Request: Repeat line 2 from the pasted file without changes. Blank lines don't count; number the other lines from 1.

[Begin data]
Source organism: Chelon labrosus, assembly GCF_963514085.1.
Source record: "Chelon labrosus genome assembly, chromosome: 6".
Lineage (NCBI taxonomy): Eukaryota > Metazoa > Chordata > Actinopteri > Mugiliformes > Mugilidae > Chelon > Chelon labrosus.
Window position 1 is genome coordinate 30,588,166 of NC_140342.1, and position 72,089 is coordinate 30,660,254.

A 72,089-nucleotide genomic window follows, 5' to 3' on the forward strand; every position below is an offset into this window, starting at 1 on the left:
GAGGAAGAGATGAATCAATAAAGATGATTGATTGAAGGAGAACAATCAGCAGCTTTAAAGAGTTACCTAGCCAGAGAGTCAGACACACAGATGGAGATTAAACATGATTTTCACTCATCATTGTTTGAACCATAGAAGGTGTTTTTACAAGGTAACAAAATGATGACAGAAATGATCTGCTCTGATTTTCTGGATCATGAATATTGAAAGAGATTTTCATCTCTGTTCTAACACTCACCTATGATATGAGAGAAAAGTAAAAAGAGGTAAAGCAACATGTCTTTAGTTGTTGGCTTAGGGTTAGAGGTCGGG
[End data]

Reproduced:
Source record: "Chelon labrosus genome assembly, chromosome: 6".